Craniopharyngioma is the most common non-glial intracranial tumor of childhood. Because of the tumor’s slow growth, the onset of symptoms can be insidious. Patients typically present with headaches, visual field defects, or endocrine anomalies. On imaging, the mass has variable cystic and solid areas. Peripheral calcifications are often present. One of the primary goals of imaging is to determine disease extent and tumor relationship to vital neurovascular structures. While surgical resection and/or radiation therapy can be curative, the central location in the brain of these tumors poses risks of long-term morbidity.


  1. Yang I, Sughrue ME, Rutkowski MJ, Kaur R, Ivan ME, et al. Craniopharyngioma: a comparison of tumor control with various treatment strategies. Neurosurg Focus. 2010; 28(4):E5
  2. Drapeau A, Walz P, Eide J, Rugino A, Shaikhouni A, et al. Pediatric craniopharyngioma. Child’s Nervous System. 2019;35(11); 2133-2145.
  3. Schroeder JW, Vezina LG. Pediatric sellar and suprasellar lesions. Pediatr Radiol. 2011; 41(3): 287–298. Quiz 404-405.
  4. Sutton LN, Wang ZJ, Wehrli SL, Marwaha S, Molloy P, Phillips PC, Zimmerman RA. Proton spectroscopy of suprasellar tumors in pediatric patients. Neurosurgery. 1997; 41(2):388–394; discussion 394-395.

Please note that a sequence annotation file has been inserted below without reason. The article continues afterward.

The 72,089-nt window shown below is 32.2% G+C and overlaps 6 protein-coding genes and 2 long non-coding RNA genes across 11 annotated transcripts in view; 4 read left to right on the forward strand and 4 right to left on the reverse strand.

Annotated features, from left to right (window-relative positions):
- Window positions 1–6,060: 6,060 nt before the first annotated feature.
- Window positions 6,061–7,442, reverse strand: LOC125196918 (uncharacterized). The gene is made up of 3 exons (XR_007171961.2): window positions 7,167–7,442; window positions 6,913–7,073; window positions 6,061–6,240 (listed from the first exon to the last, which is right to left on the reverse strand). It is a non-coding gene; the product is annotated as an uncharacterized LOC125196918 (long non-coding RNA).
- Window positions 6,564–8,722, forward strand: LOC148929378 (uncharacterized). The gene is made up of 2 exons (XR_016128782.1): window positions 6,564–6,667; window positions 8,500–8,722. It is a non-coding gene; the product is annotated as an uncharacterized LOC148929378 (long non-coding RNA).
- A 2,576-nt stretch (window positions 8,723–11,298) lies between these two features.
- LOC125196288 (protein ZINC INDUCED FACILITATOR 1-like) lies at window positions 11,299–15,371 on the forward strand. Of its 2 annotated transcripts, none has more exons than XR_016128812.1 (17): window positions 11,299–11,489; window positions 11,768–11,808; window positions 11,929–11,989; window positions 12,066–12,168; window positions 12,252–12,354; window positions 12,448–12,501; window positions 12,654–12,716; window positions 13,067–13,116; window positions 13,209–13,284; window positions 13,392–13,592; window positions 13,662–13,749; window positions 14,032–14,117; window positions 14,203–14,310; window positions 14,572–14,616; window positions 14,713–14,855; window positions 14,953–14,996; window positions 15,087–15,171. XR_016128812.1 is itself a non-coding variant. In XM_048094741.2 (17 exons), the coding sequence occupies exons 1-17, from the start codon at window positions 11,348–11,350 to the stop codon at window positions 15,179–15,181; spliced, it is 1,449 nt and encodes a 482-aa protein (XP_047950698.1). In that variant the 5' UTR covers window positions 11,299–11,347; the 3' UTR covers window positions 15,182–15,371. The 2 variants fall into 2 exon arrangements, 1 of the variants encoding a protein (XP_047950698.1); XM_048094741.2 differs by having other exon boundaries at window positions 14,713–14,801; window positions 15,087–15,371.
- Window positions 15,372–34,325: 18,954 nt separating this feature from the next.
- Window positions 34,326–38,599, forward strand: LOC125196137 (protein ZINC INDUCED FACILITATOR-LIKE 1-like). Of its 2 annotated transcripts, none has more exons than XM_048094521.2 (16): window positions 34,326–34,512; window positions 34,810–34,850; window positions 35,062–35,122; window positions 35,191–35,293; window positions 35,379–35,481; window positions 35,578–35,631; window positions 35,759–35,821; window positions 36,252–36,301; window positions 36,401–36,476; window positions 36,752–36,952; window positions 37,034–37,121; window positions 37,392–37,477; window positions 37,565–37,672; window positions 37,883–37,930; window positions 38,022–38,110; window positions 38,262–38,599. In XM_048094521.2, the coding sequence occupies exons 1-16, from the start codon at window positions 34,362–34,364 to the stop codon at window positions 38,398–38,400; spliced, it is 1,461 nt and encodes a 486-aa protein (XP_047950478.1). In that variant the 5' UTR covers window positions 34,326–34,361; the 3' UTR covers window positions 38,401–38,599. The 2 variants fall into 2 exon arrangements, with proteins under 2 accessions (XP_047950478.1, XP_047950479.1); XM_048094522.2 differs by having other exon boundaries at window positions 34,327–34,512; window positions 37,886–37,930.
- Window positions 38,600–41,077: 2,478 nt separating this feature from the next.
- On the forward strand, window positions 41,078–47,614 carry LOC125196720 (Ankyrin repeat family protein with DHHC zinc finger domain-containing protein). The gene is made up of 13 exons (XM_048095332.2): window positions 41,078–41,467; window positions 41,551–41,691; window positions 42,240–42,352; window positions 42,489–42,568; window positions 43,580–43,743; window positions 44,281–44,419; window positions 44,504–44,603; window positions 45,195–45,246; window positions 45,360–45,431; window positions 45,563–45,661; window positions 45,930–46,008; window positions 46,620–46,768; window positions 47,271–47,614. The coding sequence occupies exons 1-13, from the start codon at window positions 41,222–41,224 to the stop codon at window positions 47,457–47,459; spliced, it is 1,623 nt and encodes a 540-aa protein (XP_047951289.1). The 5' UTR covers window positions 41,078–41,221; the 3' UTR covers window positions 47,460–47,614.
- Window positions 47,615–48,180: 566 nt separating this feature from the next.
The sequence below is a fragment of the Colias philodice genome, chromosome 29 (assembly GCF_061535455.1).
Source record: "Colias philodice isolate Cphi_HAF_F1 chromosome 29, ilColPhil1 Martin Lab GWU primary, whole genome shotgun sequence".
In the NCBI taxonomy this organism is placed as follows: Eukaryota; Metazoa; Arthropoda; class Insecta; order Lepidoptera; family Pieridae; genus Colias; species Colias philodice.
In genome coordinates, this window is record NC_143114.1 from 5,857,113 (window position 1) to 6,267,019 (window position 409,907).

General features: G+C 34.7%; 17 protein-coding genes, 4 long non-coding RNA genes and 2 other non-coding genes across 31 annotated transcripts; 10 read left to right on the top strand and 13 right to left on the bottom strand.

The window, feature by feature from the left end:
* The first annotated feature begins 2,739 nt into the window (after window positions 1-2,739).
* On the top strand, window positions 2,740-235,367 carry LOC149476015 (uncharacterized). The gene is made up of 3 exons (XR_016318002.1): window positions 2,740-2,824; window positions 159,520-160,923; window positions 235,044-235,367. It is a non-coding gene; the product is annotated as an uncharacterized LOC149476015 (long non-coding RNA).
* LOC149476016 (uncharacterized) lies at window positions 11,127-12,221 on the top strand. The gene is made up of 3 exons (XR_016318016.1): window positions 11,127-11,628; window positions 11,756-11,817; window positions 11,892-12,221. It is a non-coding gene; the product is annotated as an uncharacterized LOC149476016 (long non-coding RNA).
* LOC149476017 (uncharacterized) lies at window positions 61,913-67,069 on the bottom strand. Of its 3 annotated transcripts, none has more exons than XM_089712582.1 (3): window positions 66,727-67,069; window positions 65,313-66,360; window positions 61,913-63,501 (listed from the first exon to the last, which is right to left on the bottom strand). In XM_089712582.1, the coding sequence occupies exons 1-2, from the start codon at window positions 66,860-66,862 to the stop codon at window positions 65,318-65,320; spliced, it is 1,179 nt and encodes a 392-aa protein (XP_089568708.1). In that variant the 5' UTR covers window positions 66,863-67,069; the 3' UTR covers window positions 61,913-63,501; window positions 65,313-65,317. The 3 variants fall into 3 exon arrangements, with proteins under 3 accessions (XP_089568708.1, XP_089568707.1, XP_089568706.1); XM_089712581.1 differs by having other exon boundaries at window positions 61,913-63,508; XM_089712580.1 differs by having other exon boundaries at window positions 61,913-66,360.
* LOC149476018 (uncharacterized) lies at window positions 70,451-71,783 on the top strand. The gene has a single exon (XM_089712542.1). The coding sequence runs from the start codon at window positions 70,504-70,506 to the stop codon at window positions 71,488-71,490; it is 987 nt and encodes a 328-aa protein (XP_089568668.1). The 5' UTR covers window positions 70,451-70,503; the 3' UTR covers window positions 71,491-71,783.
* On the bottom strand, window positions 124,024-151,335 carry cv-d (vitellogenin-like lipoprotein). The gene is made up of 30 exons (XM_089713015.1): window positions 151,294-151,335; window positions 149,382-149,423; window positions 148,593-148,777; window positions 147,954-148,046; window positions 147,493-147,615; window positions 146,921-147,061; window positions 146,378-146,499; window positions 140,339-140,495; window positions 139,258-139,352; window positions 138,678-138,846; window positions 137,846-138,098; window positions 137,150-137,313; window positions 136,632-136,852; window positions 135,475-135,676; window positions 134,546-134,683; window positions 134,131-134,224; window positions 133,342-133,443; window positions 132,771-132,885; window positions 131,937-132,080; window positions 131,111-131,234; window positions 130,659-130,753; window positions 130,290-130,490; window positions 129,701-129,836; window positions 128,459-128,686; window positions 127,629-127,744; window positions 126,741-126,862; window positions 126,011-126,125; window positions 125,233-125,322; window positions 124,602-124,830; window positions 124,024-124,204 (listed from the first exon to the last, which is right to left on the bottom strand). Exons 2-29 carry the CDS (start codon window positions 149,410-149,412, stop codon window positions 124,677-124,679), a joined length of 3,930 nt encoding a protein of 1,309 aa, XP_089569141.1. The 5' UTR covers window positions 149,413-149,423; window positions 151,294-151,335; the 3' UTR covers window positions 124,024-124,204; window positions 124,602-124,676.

5. Larkin, S. and Ansorge, O. Pathology and pathogenesis of craniopharyngiomas. Pituitary. 2012; 16(1): 9-17.
  6. Müller H, L: The Diagnosis and Treatment of Craniopharyngioma. Neuroendocrinology. 2020;110:753-766. doi: 10.1159/000504512.
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Dominianni AN, Towbin RB, Schaefer CM, Towbin AJ, Aria DJ.  Craniopharyngioma.  Appl Radiol.  2021;50(5):58-60.

About the Author

Alexandra N Dominianni, Richard B Towbin, MD; Carrie M Schaefer, MD; Alexander J Towbin, MD; David J Aria, MD

Alexandra N Dominianni, Richard B Towbin, MD; Carrie M Schaefer, MD; Alexander J Towbin, MD; David J Aria, MD

Affiliations: University of Arizona College of Medicine—Phoenix (Ms Dominianni); Phoenix Children’s Hospital (Drs R Towbin, Schaefer, Aria); Cincinnati Children’s Hospital and Cincinnati College of Medicine (Dr A Towbin)